How to Remove Dye From Leather

Updated April 17, 2017

Leather dye can be applied to items such as handbags or jackets to to give a familiar item a fresh look. Removing dye from leather can be a complicated process due to the nature of leather material. Leather dyes are designed to permanently stain leather, so it cannot be rubbed off as easily as it can with other materials. Certain techniques may be effective at restoring leather to its former colour, but there is a risk you will damage the leather in the process..

Rub a layer of fine-grit sandpaper across the surface of the leather. This technique scrapes away the top layer of the leather where the dye and protective coatings are most prevalent. Sanding a leather is often effective at removing dye, but it will damage the surface and make it coarser. If the leather in question is thin, avoid using sandpaper as you may tear the surface. Thicker cuts of leather tend to be more resilient.

Dab a clean cloth with denatured alcohol. Only slightly dampen the cloth, as soaking it risks causing significant damage to the leather. Rub the cloth around the surface of the dyed leather. This technique usually only works if the original dye used alcohol as the main dyeing ingredient. Wash the leather with clean water and apply a leather conditioner once you have finished cleaning it. Denatured alcohol erodes away natural oils present in the leather, which can be restored with a leather conditioner.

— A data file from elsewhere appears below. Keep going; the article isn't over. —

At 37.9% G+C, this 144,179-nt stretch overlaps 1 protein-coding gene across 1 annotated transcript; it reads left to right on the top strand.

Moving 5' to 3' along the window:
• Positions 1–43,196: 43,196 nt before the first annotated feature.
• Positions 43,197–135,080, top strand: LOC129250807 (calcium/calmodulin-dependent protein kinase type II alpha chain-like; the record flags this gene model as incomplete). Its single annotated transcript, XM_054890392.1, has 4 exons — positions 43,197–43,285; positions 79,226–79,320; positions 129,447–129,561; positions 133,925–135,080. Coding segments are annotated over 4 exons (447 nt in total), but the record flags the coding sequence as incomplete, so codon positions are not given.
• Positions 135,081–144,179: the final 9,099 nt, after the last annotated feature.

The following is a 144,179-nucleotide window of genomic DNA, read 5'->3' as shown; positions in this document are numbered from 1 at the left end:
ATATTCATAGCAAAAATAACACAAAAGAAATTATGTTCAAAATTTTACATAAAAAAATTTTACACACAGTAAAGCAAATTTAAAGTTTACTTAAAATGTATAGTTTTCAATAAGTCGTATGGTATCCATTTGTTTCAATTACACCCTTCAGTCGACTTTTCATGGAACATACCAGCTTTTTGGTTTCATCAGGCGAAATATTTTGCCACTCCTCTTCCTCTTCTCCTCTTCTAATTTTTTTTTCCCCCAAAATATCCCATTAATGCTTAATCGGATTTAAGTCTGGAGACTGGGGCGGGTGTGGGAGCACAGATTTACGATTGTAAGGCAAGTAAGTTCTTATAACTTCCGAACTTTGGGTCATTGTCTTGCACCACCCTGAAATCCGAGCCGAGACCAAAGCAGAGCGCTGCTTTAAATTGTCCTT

Prepare a mixture of bleach and warm water. Use two tablespoons of bleach for every litre of water. Wear gloves when applying the mixture, as bleach can cause the skin to burn. Dampen a clean cloth with the mixture and rub across the breadth of the leather. The bleach should remove the dye, but there is a significant risk it will turn the leather grey in the process and strip away its natural oils. Coat with leather conditioner once finished to stand the best chance of limiting damage to the leather.

Things You'll Need

  • Fine-grit sandpaper
  • Clean cloth
  • Denatured alcohol
  • Leather conditioner
  • Bleach
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About the Author

Wilkie Collins started writing professionally in 2007. She has submitted work for organizations including Venue, an arts-and-culture website for Bristol and Bath (U.K.), and "Sound and Vision," a technology magazine. Collins holds a Bachelor of Arts in journalism and media studies from the University of Bristol.